49. Yazdani-Biouki, R., & Beyrami, H. (2020). Investigating the effects of Glycine betaine on growth and flower yield of Damask Rose under salinity stress. Journal of Crops Improvement, 22(1), 119-134. (In Persian with English abstract). https://doi.org/10.22059/jci.2020.287265.2257
  50. Yunwei, D., Tingting, J., & Shuanglin, D. (2007). Stress responses to rapid temperature changes of the juvenile sea cucumber (Apostichopus japonicus Selenka). Journal of Ocean University of China, 6(3), 275-280.‏ https://doi.org/10.1007/s11802-007-0275-3
  51. Zadehbagheri, M., & Salehi Salmi, M.R. (2016). The physiological, morphological and bio-chemical comparison of the current grass Shiraz city’s green space with tall Fescue (Festuca arundinacea Schreb). Isfahan University of Technology-Journal of Crop Production and Processing5(18), 15-25.‏ (In Persian). https://doi.org/10.18869/acadpub.jcpp.5.18.15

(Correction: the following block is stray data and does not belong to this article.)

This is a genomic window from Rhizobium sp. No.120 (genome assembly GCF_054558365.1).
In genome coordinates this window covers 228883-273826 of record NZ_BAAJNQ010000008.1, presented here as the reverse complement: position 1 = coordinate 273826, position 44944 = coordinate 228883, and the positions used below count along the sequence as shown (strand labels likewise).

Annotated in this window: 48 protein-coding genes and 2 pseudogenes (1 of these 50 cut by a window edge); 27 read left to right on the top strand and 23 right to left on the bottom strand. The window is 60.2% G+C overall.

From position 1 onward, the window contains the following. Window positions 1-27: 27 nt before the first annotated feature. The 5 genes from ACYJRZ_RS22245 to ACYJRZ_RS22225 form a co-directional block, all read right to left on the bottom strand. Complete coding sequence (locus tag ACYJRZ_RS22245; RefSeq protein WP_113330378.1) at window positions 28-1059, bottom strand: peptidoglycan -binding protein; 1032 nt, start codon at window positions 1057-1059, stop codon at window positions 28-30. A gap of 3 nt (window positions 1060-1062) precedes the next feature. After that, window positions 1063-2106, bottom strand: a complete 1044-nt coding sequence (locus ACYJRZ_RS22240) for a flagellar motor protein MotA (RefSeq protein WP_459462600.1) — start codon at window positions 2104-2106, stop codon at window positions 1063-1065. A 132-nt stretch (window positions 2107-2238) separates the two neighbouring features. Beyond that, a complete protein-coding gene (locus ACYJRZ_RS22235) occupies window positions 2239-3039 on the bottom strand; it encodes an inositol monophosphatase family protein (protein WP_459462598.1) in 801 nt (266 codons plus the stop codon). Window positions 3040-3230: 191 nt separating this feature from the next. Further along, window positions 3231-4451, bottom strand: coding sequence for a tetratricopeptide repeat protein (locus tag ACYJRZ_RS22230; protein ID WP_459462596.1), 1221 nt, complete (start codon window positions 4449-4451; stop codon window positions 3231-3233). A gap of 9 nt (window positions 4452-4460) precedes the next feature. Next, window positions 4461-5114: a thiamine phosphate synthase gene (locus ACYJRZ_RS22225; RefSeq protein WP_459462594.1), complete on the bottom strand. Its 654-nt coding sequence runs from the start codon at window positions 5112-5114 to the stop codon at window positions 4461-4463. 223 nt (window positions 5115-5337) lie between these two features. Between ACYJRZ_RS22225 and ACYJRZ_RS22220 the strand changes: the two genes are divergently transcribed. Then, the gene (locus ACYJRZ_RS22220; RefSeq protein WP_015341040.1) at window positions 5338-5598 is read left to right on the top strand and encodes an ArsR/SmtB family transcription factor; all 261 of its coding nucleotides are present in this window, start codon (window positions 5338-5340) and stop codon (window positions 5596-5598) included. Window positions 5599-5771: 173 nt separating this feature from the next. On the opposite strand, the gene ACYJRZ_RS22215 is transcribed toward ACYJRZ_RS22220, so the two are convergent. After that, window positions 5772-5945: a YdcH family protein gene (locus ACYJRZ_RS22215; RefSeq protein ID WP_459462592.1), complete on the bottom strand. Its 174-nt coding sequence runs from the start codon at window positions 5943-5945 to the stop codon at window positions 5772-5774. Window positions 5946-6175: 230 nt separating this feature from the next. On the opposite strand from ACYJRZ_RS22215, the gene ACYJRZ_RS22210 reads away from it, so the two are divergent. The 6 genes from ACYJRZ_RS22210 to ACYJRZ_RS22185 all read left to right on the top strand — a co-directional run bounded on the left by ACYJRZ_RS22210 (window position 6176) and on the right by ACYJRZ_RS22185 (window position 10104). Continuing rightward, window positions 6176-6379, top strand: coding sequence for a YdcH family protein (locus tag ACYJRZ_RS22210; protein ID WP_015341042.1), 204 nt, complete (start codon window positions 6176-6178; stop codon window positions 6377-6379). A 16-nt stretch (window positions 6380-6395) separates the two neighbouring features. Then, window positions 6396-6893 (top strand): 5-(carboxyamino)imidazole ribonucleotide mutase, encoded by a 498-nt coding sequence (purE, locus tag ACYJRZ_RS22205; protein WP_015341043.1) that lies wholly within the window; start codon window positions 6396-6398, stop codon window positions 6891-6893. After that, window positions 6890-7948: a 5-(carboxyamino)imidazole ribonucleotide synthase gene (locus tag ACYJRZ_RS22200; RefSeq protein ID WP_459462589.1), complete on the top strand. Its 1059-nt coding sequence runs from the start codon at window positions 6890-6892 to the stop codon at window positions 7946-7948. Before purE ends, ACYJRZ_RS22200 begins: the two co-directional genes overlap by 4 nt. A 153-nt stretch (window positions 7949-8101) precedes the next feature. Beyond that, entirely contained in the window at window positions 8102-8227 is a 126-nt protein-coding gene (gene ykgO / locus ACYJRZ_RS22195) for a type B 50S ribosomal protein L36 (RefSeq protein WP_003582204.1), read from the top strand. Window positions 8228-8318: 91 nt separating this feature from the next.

52. Zamani, M.M., Rabiyei, V., & Nejatian, M.A. (2013). Effect of proline and glycine betaine application on some physiological characteristics in grapevine under drought stress. Iranian Journal of Horticultural Science43(4).‏ (In Persian with English abstract). https://doi.org/22059/IJHS.2012.29374  
  53. Zhang, Z., Huber, D.J., & Rao, J. (2013). Antioxidant systems of ripening avocado (Persea americana) fruit following treatment at the preclimacteric stage with aqueous 1-methylcyclopropene. Postharvest Biology and Technology76, 58-64.‏ https://doi.org/10.1016/j.postharvbio.2012.09.003
  • Receive Date: 28 November 2023
  • Revise Date: 03 January 2024
  • Accept Date: 09 January 2024
  • First Publish Date: 09 January 2024